Finding Your First Job
|Photo Credit: Ivan Radic
Students or recent grads that I meet often ask me how to start-out in the games industry (or creative industries more generally). Typically I give the same advice so I thought it might be useful to share it here.
1 - Show that you can be flexible. People hiring for junior roles don't expect you to be an expert (even if they hope you'll become one later) but they do like you to be adaptable, willing to pitch-in anywhere you're useful and be able to understand the disciplines of the people you're working alongside.
- Want to be a coder? Then make a game (or more!) and show it to as many people as you can for feedback. It doesn't matter much what you build it in - Unity, Scratch, GameMaker? I believe a recent Big Indie Pitch winner was built in Construct 3. Partner-up with an artist and a sound designer to show you can work in a team, or just do it all yourself to show your breadth of knowledge - no-one's going to expect it to be great art, just try and create something that's fun.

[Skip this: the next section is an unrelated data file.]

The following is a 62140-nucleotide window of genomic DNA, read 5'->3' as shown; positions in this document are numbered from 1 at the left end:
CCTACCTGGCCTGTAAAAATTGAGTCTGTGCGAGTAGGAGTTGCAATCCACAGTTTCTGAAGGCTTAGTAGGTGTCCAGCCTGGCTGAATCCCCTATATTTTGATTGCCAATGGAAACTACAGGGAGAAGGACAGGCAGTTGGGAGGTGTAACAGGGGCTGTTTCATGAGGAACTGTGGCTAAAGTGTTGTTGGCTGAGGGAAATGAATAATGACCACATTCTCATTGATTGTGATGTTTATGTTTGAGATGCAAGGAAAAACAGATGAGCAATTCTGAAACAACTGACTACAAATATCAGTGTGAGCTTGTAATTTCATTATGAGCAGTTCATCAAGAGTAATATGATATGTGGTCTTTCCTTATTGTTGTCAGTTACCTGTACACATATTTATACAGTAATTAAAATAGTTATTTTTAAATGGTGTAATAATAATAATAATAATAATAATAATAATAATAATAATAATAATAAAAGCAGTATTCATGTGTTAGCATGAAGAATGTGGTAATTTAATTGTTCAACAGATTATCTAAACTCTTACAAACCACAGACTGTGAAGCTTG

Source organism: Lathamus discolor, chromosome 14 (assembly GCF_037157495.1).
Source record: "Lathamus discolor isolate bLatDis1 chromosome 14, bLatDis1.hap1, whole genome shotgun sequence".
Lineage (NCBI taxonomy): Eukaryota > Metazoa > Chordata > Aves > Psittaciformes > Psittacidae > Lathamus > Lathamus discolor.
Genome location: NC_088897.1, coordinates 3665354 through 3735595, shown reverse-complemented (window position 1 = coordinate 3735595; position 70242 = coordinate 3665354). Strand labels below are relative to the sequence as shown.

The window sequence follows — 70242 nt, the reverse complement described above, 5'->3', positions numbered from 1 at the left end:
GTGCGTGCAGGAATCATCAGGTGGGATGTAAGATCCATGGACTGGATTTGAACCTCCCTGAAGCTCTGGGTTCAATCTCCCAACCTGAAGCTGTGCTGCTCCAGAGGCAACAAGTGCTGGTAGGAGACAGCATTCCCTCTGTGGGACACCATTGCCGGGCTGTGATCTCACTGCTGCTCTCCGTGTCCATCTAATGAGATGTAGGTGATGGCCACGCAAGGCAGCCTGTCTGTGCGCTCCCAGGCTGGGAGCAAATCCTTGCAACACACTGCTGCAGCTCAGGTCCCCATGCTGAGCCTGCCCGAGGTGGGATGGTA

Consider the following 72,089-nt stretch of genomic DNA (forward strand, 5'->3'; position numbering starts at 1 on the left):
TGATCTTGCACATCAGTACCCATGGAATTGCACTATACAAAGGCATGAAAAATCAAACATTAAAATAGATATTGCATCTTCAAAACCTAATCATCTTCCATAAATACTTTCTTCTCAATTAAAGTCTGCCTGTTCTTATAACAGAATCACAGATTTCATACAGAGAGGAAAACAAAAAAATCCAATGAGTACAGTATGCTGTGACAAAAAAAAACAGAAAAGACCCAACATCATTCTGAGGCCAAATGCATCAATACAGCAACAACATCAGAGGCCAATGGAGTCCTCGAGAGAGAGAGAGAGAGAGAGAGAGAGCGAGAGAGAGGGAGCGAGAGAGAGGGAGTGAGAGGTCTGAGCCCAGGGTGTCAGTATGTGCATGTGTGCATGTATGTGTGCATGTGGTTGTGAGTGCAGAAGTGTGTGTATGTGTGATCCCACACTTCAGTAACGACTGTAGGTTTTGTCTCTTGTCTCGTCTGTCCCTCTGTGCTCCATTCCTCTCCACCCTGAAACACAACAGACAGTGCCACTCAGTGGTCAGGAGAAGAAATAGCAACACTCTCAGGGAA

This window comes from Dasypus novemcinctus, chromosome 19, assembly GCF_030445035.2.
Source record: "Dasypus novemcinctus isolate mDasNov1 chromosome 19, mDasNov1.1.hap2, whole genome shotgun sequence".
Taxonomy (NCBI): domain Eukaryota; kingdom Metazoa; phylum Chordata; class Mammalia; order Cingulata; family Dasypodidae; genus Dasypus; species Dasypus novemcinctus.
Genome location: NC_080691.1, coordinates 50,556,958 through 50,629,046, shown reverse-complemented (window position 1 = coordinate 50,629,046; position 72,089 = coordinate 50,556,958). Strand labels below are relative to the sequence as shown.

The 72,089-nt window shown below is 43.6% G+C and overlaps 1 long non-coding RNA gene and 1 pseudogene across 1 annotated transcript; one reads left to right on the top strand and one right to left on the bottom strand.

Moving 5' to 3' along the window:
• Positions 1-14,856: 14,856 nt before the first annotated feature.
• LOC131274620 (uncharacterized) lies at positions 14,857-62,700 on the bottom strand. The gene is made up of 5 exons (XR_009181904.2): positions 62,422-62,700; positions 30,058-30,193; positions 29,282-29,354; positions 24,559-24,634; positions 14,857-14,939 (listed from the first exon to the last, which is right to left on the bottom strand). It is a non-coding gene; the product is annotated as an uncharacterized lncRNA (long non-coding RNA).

- Want to write? Then write a basic setup and then use one of the many freely available text adventure engines to build a game based on it. That way you get to show your creativity at the same time as an understanding of what's involved in making a game.
- Want to make music or sound? Put a collection of work together in a variety of styles and then use that to put a 45-60-second sound-reel together which you can quickly and easily share with anyone you meet.
- The first apologised, said they were busy with a deadline and asked if I could come back another time.
- The second brought me in, spent about three hours talking me through what they did and exactly how they worked before wishing me good luck and saying they'd bear me in mind if anything came up.
- The third made me a cup of tea, told me all about their business and - after I'd shown them my portfolio - offered me a paid internship starting on the following Monday.